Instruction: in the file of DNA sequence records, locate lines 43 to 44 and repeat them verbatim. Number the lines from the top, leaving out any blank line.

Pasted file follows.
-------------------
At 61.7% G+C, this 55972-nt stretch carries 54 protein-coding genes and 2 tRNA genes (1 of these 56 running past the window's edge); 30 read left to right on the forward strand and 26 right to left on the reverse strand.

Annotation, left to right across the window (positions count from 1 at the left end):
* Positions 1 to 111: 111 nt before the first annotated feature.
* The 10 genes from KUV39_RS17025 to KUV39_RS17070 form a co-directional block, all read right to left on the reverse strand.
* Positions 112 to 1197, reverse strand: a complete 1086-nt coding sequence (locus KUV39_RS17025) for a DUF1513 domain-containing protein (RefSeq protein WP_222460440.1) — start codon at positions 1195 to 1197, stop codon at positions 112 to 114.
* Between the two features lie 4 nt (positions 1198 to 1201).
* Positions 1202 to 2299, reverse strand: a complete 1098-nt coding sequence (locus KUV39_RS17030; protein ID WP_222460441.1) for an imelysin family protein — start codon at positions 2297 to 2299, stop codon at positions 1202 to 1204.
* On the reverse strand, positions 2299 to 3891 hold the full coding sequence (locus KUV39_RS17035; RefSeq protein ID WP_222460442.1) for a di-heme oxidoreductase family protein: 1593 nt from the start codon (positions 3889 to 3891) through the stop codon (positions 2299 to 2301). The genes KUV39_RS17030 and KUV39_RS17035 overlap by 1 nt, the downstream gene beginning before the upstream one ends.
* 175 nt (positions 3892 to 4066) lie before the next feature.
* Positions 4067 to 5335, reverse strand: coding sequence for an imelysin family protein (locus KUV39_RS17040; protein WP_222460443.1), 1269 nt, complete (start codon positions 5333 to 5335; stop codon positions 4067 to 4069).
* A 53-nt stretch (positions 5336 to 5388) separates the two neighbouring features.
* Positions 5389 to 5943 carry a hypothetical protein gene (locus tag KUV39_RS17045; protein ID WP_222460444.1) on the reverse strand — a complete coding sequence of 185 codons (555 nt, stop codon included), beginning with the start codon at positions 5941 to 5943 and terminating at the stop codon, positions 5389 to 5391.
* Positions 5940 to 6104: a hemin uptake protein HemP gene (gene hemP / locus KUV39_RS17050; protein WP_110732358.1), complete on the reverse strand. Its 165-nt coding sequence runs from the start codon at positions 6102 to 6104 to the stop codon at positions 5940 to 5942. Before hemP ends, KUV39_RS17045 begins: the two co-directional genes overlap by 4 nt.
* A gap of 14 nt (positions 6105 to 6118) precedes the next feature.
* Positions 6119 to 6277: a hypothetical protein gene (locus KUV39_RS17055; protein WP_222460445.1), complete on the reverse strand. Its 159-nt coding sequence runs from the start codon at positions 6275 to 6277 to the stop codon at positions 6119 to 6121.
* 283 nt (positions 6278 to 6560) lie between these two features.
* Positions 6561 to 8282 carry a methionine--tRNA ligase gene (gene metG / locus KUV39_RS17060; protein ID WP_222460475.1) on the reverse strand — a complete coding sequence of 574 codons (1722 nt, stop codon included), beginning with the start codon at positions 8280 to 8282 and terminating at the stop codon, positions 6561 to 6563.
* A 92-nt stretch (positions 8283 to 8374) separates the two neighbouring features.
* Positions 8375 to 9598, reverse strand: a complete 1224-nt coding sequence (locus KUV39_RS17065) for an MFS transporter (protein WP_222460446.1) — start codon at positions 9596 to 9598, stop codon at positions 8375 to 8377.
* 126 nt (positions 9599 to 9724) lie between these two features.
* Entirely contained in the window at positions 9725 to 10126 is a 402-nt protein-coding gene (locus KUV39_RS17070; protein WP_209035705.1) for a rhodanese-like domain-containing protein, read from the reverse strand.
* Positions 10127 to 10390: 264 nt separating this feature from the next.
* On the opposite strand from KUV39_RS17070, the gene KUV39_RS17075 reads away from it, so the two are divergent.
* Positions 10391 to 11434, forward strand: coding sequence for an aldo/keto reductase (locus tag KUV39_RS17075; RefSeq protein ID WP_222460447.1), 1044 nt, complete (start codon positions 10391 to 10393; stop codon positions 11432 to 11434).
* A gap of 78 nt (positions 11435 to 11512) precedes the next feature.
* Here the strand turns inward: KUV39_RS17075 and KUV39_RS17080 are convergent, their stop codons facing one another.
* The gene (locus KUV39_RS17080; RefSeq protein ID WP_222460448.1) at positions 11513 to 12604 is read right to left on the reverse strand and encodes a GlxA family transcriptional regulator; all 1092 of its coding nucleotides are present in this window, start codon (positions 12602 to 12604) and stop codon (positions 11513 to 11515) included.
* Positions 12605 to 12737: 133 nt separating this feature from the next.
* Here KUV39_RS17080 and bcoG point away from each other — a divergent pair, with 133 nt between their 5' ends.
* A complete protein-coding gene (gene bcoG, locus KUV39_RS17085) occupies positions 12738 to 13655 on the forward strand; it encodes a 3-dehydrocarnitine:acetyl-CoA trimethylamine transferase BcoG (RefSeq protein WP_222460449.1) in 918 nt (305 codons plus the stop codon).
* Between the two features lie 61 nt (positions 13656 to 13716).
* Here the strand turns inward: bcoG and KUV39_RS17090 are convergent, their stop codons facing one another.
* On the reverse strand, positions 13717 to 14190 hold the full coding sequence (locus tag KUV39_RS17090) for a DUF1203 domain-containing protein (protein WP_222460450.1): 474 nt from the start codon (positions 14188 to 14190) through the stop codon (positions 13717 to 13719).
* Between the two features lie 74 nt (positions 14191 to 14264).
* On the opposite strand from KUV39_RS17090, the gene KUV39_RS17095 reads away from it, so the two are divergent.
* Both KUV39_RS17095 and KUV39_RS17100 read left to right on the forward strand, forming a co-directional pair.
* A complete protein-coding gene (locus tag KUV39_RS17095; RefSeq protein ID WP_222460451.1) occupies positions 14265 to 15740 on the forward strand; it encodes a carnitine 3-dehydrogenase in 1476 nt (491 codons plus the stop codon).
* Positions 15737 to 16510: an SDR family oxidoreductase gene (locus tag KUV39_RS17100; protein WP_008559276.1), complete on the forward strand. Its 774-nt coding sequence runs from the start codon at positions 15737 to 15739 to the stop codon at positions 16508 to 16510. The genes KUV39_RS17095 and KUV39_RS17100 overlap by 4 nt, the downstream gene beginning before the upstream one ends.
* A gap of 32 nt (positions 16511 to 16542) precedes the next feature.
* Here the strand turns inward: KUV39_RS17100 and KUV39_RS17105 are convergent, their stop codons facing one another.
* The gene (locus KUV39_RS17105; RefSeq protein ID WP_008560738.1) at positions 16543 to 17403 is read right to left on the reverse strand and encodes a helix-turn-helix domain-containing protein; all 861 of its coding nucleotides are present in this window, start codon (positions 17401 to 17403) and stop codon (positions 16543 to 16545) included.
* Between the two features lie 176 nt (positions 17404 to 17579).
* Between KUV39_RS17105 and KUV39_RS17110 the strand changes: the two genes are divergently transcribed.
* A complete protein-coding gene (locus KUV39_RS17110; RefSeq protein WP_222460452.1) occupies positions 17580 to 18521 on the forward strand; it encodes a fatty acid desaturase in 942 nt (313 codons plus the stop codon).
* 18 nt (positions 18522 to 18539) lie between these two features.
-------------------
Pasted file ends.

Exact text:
* Between KUV39_RS17105 and KUV39_RS17110 the strand changes: the two genes are divergently transcribed.
* A complete protein-coding gene (locus KUV39_RS17110; RefSeq protein WP_222460452.1) occupies positions 17580 to 18521 on the forward strand; it encodes a fatty acid desaturase in 942 nt (313 codons plus the stop codon).